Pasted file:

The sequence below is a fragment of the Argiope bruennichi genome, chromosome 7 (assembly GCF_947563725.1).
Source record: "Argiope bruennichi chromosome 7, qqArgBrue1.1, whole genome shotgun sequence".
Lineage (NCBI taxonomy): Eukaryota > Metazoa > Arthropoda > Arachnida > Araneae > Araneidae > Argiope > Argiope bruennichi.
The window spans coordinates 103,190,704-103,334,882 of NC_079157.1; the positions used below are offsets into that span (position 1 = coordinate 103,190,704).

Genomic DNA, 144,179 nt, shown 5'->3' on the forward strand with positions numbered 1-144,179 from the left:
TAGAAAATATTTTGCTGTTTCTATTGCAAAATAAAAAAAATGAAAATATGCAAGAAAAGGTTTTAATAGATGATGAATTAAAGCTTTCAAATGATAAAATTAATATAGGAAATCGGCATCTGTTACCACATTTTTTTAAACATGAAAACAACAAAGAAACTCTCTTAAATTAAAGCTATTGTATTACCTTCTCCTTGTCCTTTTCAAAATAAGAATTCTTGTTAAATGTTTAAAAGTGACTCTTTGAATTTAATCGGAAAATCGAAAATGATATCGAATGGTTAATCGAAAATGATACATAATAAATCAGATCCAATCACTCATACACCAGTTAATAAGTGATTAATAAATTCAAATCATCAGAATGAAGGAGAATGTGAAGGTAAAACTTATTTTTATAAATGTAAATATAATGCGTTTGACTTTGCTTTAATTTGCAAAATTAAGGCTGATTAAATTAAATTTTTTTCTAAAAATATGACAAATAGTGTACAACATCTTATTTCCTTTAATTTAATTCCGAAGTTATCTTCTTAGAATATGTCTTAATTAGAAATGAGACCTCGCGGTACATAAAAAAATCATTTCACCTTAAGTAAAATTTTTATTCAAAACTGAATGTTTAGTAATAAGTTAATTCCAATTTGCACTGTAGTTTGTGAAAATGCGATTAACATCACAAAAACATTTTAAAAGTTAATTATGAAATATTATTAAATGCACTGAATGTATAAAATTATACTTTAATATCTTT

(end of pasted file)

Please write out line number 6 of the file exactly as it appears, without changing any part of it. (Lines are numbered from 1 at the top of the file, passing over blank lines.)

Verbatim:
TAGAAAATATTTTGCTGTTTCTATTGCAAAATAAAAAAAATGAAAATATGCAAGAAAAGGTTTTAATAGATGATGAATTAAAGCTTTCAAATGATAAAATTAATATAGGAAATCGGCATCTGTTACCACATTTTTTTAAACATGAAAACAACAAAGAAACTCTCTTAAATTAAAGCTATTGTATTACCTTCTCCTTGTCCTTTTCAAAATAAGAATTCTTGTTAAATGTTTAAAAGTGACTCTTTGAATTTAATCGGAAAATCGAAAATGATATCGAATGGTTAATCGAAAATGATACATAATAAATCAGATCCAATCACTCATACACCAGTTAATAAGTGATTAATAAATTCAAATCATCAGAATGAAGGAGAATGTGAAGGTAAAACTTATTTTTATAAATGTAAATATAATGCGTTTGACTTTGCTTTAATTTGCAAAATTAAGGCTGATTAAATTAAATTTTTTTCTAAAAATATGACAAATAGTGTACAACATCTTATTTCCTTTAATTTAATTCCGAAGTTATCTTCTTAGAATATGTCTTAATTAGAAATGAGACCTCGCGGTACATAAAAAAATCATTTCACCTTAAGTAAAATTTTTATTCAAAACTGAATGTTTAGTAATAAGTTAATTCCAATTTGCACTGTAGTTTGTGAAAATGCGATTAACATCACAAAAACATTTTAAAAGTTAATTATGAAATATTATTAAATGCACTGAATGTATAAAATTATACTTTAATATCTTT